Jane Campion’s battle of the sexes, in which sex itself is the primary weapon.
A feisty Kate Winslet stars as Ruth, a young Australian woman who falls under the sway of a guru of sorts while traveling to India. After tricking her into coming home by faking her father’s illness, Ruth’s family traps her in a remote shack with an American “exit counselor” named P.J. Waters (Harvey Keitel).
Campion offers one of her trademark (read: difficult and disarming) explorations of human sexuality.
The narrative construct Campion uses to get Winslet and Keitel together is admittedly forced and problematic. Though Indian spirituality provides some of the movie’s most striking visual flourishes, it also feels an awful lot like cultural appropriation. Meanwhile, very few of the framing scenes with Ruth’s family – largely portrayed as wacky rubes – work at all. (Broad comedy is not exactly Campion’s milieu.) And yet when the focus is on Ruth and Waters – who go at each other like rabid dogs in heat – Campion offers one of her trademark (read: difficult and disarming) explorations of human sexuality.
Waters very much equates the authority he has with sexual power, even if he doesn’t directly wield it in his sessions with Ruth. It’s she, actually, who brings sexuality into the dynamic, and when she does so the power shifts in her favor. Before long, the ostentatiously masculine Waters finds himself pleading with Ruth while wearing lipstick and a dress.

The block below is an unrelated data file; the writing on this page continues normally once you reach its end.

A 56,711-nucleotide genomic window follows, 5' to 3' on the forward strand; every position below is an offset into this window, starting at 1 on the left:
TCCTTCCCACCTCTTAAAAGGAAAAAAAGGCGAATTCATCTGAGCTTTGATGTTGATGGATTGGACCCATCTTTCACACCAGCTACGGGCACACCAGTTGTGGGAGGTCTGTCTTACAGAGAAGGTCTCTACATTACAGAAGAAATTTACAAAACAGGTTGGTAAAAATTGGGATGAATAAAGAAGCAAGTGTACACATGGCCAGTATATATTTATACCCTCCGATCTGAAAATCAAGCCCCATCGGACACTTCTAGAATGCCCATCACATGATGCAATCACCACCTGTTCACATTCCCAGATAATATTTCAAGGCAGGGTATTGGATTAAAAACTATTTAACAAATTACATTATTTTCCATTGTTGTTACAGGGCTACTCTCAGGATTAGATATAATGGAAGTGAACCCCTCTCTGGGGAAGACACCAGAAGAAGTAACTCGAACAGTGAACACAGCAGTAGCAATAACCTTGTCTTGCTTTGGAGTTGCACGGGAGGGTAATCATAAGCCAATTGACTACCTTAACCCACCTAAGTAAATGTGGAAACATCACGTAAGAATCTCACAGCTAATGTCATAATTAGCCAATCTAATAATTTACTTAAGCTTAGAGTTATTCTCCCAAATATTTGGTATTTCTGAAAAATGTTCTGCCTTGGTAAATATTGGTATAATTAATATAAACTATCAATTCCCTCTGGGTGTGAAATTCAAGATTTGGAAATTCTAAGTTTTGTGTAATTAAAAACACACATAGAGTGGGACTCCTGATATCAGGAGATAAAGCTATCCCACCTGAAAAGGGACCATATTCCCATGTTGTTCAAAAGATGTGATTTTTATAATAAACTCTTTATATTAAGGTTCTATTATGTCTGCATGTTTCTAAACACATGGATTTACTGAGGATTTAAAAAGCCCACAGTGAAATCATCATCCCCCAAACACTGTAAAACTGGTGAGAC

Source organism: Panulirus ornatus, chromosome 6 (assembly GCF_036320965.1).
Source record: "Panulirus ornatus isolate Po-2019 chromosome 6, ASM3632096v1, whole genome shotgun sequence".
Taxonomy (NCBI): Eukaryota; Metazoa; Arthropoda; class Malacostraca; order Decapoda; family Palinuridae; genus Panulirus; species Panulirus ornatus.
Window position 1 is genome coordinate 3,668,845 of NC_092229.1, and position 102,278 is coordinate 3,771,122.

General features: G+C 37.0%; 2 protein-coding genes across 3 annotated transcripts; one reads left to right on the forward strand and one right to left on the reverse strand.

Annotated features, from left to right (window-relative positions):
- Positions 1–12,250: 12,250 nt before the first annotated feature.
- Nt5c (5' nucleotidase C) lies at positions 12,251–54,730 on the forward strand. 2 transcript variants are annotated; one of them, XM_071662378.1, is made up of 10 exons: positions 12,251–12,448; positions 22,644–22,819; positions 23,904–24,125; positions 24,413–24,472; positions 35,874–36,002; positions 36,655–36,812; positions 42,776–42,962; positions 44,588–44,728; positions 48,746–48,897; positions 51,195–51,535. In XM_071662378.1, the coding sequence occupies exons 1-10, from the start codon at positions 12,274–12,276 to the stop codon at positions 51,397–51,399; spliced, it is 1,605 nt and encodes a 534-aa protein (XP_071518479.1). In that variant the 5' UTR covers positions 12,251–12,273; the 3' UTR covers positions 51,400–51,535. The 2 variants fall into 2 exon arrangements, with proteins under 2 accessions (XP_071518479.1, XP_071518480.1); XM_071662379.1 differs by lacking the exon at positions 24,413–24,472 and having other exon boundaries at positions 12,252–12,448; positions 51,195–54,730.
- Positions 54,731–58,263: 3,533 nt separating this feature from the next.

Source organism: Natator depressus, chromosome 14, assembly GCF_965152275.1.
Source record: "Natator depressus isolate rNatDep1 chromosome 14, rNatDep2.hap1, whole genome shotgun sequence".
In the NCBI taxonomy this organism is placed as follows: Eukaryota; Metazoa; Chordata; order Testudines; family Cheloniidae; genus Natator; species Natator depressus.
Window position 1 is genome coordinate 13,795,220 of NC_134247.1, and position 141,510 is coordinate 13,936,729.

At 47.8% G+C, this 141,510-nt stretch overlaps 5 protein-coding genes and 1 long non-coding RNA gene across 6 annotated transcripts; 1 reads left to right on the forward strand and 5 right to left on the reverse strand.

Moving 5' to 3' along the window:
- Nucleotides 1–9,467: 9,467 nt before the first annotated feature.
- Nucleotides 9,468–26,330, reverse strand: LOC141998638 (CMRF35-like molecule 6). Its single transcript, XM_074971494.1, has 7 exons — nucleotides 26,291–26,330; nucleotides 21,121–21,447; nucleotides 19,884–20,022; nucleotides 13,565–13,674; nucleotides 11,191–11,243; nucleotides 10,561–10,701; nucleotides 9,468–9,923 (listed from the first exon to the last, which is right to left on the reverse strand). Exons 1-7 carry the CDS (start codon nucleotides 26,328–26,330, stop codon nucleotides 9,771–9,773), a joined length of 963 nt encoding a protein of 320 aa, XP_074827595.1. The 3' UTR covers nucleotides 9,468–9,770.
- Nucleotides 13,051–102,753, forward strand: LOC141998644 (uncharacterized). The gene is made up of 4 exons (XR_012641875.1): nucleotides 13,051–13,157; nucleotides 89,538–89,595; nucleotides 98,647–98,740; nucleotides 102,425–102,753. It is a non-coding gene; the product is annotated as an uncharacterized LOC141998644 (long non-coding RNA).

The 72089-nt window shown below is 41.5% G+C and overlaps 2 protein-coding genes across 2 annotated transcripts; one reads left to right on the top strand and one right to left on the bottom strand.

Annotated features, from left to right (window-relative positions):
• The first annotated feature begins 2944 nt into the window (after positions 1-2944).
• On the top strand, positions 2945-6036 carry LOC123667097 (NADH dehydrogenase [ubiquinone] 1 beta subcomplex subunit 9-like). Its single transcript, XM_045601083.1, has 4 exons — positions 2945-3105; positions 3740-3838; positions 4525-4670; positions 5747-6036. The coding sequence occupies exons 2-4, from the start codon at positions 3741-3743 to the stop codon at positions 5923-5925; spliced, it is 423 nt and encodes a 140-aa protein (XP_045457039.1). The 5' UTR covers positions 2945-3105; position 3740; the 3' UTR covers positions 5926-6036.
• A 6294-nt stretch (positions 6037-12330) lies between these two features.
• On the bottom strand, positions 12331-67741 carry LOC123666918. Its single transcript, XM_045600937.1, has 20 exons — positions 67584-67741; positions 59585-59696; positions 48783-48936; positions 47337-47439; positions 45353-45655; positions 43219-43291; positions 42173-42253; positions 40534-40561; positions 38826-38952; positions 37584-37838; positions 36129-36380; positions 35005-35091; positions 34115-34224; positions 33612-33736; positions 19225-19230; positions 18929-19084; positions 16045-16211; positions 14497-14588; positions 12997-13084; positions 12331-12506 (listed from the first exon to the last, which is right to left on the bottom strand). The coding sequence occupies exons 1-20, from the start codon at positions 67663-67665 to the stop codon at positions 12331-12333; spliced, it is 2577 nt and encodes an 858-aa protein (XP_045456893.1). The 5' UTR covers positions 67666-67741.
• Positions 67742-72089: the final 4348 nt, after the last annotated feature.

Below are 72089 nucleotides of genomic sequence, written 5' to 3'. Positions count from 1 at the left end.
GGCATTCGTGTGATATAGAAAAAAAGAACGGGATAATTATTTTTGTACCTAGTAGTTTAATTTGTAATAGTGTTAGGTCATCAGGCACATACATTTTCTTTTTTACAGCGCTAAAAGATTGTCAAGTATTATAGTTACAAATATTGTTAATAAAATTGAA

The wonderful thing about Holy Smoke, however, is that it isn’t interested in declaring Ruth the “winner.” Instead, the movie represents a sexual awakening of sorts for both of its characters. Waters learns what sex can be when it’s separated from control, while Ruth comes face to face with the ramifications of combining sexuality with cruelty. And so therapy has taken place, albeit not exactly by the book.